These immigration stories are supposed to see the point of view of immigrants. It's supposed to help you understand their struggles.
One of the biggest issues of the United States is the threat of deportation and determining whether an immigrant came here legally or illegally. What my article is about is the point of view of the immigrants that traveled to the US. My goal is to make sure you understand what immigrants went through to travel to the US and make sure that this country becomes a safe place to live.
The first story is from a man named Thomas Peterffy. Thomas Peterffy was born in the basement of a Budapest hospital on September 30, 1944. Peterffy planned on leaving Hungary to escape communism, and Peterffy came to the US, illegally. Peterffy moved into an apartment and his emotions when arriving to America was happiness, but a little fear. “It was a big deal to leave home and my culture and my language,” says Peterffy, “but I believed that in America, I could truly reap what I sowed and that the measure of a man was his ability and determination to succeed. This was a land of boundless opportunity.” Peterffy got a job as a draftsman in a surveying firm. By the late 1970s, Peterffy had saved $200,000 and founded a company that pioneered electronic stock trades, executing them before the exchanges were even digitized.
The next story is from Mary Green, who immigrated from Seoul, Korea to Chicago, Illinois in October 8, 1969. In January 1969, Green was abandoned in the doorway of an empty building in Seoul, Korea. After being found by a passerby, she was taken to a hospital and for four months, she was fighting infections. One day, however, Green gained a severe staph infection and was emigrated to America, where she was treated for the staph infection. Through her childhood, Green faced racism in America because of the Vietnam War and the distrust of Asians in America, but she was loved by her new family and still called America home.
Before I tell the next story, I just want to add that there was a site that I looked up that had more than one immigration story. I picked two out of (what I assumed to be) 25 immigration stories. The first one was from a woman named Marisela, from New York. Her story starts off with her and her family living in Guadalajara, Mexico. The neighborhood that she and her family lived in was very dangerous. After Marisela found out that her father was killed, her mother wanted to move to America because her mother wanted to live in a safer place and believed America would help them. Over the years of living in America, Marisela grew up to be a police officer in New York because she wanted to prevent crimes like what happened to her father. “I thank America for the opportunities,” Marisela says, “and will be forever grateful.”
The next story is from a man named Bahareh, who now lives in Chicago Illinois. He and his family absconded from the multisystemic injustices in Iran and immigrated to the US in hopes of extended opportunities and freedom. The one big quote from his story is this: “My experiences as an immigrant child growing up in the US helped me gain an appreciation for the gift of life. This is because my immigrant story is tied to so much loss and despair...pain and anguish that has yet to heal 30 years later. Through the years so many of my family members passed away, and I never got to see them again. I grew up here wishing that just for one holiday in my life I could have family around and feel the love that everyone else seemingly felt.”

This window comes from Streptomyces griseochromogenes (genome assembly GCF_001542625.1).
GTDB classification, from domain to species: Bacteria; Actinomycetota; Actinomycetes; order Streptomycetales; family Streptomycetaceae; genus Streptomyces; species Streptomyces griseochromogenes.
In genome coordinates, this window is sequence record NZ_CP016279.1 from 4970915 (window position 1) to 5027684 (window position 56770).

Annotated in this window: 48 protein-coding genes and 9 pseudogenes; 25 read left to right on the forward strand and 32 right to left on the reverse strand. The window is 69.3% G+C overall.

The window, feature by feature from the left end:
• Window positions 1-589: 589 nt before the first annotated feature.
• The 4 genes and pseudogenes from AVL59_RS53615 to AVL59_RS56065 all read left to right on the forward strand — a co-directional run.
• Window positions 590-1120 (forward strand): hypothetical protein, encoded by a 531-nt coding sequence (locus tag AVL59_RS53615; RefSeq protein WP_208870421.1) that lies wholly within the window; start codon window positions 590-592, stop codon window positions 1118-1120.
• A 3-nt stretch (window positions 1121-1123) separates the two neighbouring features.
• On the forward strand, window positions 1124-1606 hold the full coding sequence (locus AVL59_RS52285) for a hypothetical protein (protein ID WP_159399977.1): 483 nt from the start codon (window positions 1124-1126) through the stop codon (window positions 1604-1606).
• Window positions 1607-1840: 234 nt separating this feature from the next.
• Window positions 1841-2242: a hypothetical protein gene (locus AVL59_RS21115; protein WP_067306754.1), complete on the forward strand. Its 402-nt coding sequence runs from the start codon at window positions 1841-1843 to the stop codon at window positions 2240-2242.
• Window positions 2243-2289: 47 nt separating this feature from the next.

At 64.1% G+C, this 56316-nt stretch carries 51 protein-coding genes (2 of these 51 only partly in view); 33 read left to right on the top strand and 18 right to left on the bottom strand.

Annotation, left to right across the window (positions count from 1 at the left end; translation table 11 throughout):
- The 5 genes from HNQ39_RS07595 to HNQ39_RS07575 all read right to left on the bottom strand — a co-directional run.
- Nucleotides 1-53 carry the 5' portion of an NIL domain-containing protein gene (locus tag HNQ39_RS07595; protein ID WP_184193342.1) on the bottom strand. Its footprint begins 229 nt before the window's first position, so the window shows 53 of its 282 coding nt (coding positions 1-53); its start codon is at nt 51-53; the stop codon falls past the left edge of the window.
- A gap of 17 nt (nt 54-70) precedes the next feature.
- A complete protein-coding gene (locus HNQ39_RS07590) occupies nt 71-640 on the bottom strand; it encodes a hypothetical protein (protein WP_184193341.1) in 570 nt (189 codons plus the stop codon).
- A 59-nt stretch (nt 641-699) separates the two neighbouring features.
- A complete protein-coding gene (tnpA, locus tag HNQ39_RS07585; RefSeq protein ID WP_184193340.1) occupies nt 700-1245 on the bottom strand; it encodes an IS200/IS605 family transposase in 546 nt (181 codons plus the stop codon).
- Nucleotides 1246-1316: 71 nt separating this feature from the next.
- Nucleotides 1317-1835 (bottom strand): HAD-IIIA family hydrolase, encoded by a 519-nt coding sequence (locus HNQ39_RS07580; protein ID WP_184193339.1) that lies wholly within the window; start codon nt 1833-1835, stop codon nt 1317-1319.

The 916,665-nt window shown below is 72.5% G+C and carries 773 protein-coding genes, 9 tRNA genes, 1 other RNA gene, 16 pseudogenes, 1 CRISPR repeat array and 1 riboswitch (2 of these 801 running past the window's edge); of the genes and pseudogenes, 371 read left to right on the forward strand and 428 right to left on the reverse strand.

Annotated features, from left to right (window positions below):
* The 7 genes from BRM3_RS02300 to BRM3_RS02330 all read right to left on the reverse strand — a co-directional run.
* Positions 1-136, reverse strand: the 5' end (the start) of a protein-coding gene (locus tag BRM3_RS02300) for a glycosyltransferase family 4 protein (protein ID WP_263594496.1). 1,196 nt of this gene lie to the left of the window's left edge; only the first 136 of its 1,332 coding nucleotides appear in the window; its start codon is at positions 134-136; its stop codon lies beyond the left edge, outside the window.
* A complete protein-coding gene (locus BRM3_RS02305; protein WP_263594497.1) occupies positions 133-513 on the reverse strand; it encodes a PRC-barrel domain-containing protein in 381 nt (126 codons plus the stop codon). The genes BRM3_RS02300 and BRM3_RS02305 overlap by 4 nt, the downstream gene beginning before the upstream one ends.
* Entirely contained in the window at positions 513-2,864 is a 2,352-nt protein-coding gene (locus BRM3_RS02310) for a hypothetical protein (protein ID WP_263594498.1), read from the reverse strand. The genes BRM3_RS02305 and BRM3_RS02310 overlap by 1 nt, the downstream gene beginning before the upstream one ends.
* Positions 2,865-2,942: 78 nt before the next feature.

The final story is not in first person, but it is important. It is about a German refugee, Walter Ade. Walter Ade was a German native who grew up in the Sudetenland during WW2. His father and his older brother served in the German army but were both casualties of the war. Walter’s mother encouraged him to emigrate to the US in 1949. Walter’s mother stayed behind, hoping her husband was still alive and held by the Soviets. Good new (in case you wanted to know) the husband was alive and was released by the Soviets. Walter emigrated to America and settled in Springfield.
After reading all those stories you probably want the moral of this article, don’t you? Well, the moral is this: our American creed is to make sure immigrants feel safe in this country. They came here for a better life. If we, as Americans, help each other, no matter the race or gender, then this country truly is America.
My Mother’s Immigration Story
To start things off, my mother (just like my father) was born in Poland. According to my mother, she emigrated in March 1998. Her reason for leaving Poland to live in America was because she married my father. I asked my mother how she felt about immigrating to the U.S. and what her expectations were. She replied that she was scared and that she didn’t know what to expect. I asked her if she currently missed Poland or not and she said she does.
Ade, Walter. 2017, https://www.illinois.gov/alplm/library/collections/oralhistory/ImmigrantStories/Pages/Ade,Walter.aspx. Accessed 8 Nov. 2017
Green, Mary. Coming to America Saved My Life: A People Editor’s Immigration Story. 2017, people.com/human-interest/coming-to-america-saved-my-life-a-people-staffers-immigration-story/. Accessed 8 Nov. 2017.
My Immigration Story. https://myimmigrationstory.com/. Accessed 8 Nov. 2017.
Peterffy, Thomas, editor. Immigrant Stories That Will Make You Believe In The American Dream Again. 2016, https://www.forbes.com/sites/monteburke/2016/10/04/6-immigrant-stories-that-will-make-you-believe-in-the-american-dream-again/#30a1c8138027. Accessed 8 Nov. 2017.